DC Residents Loudly Contest Mayor Bowser Homeless Shelter Plan

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Steve Birr Vice Reporter
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District residents sharply rebuked the mayor at recent community meetings across the city over the administration’s plan to close D.C. General Hospital and replace the homeless facility with new shelters in each ward, alleging the proposal ignores citizen input, lacks transparency and is unnecessarily costly.

“The meeting at Stoddert Elementary was a distraction from the real issue — greedy, corrupt people taking advantage of poor people experiencing homelessness,” Marie-Louise Murville, a Ward 3 resident told The Daily Caller News Foundation. “It’s a shell game, not a shelter plan.”

Mayor Muriel Bowser is attempting to pass emergency legislation through the D.C. Council to close D.C. General Hospital, which currently serves as a massive homeless shelter. Bowser says the dilapidated building, which most agree needs reform, must be closed and replaced with more dignified housing. The sites she’s chosen for the new shelters in each ward are nonnegotiable, which Bowser says is necessary to meet her timetable of closing D.C. General by 2018.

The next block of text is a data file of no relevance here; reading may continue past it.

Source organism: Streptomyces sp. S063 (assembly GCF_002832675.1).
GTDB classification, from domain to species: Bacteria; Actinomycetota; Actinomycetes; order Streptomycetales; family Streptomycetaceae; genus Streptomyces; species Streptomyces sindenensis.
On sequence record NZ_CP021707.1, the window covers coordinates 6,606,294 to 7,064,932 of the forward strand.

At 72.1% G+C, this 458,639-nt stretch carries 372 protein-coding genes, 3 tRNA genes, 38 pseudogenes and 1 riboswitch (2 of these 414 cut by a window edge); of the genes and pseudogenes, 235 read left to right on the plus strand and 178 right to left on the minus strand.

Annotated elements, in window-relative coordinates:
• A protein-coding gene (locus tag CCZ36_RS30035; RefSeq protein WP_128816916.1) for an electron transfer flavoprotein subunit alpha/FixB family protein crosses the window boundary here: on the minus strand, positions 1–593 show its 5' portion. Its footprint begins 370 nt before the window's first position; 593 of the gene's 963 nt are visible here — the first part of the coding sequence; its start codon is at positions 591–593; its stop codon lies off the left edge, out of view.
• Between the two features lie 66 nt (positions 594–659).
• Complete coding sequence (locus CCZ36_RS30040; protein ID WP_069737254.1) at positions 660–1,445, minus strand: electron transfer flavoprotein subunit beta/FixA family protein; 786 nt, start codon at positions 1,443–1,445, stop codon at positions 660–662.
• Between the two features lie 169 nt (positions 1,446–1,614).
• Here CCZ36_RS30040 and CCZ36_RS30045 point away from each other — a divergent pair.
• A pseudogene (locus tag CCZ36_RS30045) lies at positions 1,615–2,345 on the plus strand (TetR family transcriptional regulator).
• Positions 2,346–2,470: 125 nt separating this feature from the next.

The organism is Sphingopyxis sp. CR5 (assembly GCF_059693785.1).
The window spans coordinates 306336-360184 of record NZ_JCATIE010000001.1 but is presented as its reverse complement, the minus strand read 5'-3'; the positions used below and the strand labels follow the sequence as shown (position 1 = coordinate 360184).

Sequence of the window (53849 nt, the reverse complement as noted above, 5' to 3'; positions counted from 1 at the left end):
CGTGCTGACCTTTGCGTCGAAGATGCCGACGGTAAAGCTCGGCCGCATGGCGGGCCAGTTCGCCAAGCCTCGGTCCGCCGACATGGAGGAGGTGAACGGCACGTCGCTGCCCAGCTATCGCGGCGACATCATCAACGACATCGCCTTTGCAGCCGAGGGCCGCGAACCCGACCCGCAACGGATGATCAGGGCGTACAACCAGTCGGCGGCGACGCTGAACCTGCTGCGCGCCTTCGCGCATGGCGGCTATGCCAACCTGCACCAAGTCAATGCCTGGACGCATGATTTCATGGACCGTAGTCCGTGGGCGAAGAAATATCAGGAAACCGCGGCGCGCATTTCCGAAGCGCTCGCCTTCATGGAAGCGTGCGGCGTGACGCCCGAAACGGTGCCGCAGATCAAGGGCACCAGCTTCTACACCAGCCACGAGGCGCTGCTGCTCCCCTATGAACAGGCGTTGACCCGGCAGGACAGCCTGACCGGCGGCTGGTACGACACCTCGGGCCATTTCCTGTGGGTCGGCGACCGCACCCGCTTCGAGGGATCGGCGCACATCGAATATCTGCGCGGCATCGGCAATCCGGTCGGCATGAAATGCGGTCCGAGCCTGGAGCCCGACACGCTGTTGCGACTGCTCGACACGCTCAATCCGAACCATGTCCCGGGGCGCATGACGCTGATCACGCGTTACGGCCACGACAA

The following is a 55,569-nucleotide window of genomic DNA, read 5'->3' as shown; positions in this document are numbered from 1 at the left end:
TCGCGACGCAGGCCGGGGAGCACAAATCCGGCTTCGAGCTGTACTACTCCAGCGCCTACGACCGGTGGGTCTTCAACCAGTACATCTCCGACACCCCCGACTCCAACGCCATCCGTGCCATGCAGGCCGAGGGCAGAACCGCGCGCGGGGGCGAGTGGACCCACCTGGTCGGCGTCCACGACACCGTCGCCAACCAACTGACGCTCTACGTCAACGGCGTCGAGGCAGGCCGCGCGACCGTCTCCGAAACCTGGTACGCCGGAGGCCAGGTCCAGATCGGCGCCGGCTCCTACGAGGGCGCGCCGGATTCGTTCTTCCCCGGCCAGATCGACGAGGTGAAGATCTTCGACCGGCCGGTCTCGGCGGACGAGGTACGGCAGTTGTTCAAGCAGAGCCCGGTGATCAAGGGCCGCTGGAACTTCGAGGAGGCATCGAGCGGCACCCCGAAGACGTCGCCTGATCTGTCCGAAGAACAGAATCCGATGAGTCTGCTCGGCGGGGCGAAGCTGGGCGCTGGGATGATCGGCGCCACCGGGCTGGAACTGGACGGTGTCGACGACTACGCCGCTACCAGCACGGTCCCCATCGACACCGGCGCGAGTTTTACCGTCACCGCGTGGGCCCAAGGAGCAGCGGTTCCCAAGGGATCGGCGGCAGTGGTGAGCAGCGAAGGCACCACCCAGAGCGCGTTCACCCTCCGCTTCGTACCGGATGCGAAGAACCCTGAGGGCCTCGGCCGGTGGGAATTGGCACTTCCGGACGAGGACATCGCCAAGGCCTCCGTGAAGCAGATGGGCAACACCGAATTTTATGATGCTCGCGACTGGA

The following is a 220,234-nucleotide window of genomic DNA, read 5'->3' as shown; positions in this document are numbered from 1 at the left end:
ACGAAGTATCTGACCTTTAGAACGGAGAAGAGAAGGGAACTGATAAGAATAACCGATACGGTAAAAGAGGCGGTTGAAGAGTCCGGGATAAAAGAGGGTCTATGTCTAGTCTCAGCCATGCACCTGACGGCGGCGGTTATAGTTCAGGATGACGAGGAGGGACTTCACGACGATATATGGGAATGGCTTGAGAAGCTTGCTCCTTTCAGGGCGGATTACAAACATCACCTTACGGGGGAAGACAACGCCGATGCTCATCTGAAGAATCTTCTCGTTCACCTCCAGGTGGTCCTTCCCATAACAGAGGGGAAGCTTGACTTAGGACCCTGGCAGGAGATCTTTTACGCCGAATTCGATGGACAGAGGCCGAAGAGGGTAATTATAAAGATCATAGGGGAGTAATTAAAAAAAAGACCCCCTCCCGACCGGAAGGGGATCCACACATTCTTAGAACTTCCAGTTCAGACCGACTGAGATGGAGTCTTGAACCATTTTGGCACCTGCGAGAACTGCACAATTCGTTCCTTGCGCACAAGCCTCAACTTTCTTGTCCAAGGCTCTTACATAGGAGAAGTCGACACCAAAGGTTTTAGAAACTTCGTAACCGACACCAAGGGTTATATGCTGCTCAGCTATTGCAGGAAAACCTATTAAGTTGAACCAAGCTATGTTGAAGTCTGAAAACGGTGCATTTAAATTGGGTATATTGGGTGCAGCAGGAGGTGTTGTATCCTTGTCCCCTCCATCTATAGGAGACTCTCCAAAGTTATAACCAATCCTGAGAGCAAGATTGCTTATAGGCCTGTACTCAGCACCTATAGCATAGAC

Residents are criticizing the mayor over the 30 year, $660 million plan, noting it will benefit a number of high profile donors to Bowser’s mayoral campaign. The proposal includes lucrative lease for the five corporations involved in each site’s development. Three of the corporations benefiting from the plan are tied to Douglas Jemal, Bryan Irving and Suman Sorg, top donors to Bowser.

The government is also ceding ownership of the sites to the developers, who can sell the properties after the leases expire. The total value of the sites is currently estimated at $14.5 million, however the proposal could spike their value by as much as 10 times to roughly $147 million. (RELATED: DC Mayor’s Donors Stand To Profit From Hotly Contested Shelter Plan)

Ward 3 residents addressed these and other concerns during a meeting at Stoddert Elementary Tuesday hosted by the mayor’s office. Fed up residents said the mayor was ignoring their voice, and the majority of attendees walked out of the meeting in the middle of the question and answer session.

In Ward 6, residents reacted similarly, questioning the logic of the proposed shelter’s location next to an active arts center in the community. The Blind Whino operates out of the Friendship Baptist Church, hosting regular art workshops. The historic church is also rented out for parties and charities, which regularly feature alcohol. Residents say they worry about putting at-risk families next to the arts center, reports The Washington Times.

“These are often not family-focused events,” Stacy Cloyd, a member of the Advisory Neighborhood Commission in Ward 6 told The Washington Times. “They go until late at night, they have amplified music, serve alcohol. If a shelter were built at the proposed location, it would be a bad deal for the District and it would not serve families well.”